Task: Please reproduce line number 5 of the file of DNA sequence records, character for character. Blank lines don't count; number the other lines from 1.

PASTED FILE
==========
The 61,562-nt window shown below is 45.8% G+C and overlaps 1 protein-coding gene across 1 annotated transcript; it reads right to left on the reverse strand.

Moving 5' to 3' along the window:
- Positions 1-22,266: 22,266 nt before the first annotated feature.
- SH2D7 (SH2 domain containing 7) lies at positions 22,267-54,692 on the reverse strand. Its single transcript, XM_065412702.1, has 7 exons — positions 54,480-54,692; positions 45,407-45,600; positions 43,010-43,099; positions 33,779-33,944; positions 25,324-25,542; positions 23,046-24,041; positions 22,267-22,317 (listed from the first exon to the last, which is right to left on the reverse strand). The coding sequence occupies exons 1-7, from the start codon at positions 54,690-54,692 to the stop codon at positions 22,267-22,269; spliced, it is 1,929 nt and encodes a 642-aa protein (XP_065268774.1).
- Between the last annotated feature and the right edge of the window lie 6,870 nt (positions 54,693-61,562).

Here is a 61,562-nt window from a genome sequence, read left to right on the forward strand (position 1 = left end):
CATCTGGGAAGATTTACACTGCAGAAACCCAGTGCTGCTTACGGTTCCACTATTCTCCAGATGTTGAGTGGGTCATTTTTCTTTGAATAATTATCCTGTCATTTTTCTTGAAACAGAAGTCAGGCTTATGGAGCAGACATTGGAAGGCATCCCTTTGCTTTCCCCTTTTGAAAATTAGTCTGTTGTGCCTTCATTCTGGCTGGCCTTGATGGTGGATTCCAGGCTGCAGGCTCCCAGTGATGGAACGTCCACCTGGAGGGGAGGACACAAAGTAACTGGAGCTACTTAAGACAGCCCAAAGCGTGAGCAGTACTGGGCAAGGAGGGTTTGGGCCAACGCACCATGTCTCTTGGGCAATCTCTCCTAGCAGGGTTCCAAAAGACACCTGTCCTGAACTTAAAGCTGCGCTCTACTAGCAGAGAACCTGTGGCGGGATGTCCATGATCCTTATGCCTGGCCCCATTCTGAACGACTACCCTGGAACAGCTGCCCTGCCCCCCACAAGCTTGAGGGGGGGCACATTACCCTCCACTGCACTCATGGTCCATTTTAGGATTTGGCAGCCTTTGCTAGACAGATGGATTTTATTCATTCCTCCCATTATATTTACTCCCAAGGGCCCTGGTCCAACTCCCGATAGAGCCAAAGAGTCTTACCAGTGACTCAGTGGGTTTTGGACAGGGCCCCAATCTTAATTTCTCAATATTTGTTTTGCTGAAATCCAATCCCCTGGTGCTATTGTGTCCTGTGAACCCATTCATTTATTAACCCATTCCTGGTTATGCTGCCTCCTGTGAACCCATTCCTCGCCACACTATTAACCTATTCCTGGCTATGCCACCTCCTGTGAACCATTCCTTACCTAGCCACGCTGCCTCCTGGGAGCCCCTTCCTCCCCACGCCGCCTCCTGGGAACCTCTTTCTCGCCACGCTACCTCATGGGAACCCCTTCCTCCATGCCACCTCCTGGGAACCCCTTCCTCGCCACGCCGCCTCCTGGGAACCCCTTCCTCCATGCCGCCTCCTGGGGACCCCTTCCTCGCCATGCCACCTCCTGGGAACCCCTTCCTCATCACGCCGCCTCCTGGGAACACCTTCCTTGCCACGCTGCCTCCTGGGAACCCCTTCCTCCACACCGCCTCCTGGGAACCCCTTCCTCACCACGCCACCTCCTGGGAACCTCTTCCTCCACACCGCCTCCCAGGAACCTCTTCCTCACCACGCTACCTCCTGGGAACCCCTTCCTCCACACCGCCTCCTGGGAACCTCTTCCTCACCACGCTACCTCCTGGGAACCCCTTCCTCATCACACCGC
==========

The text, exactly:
- Between the last annotated feature and the right edge of the window lie 6,870 nt (positions 54,693-61,562).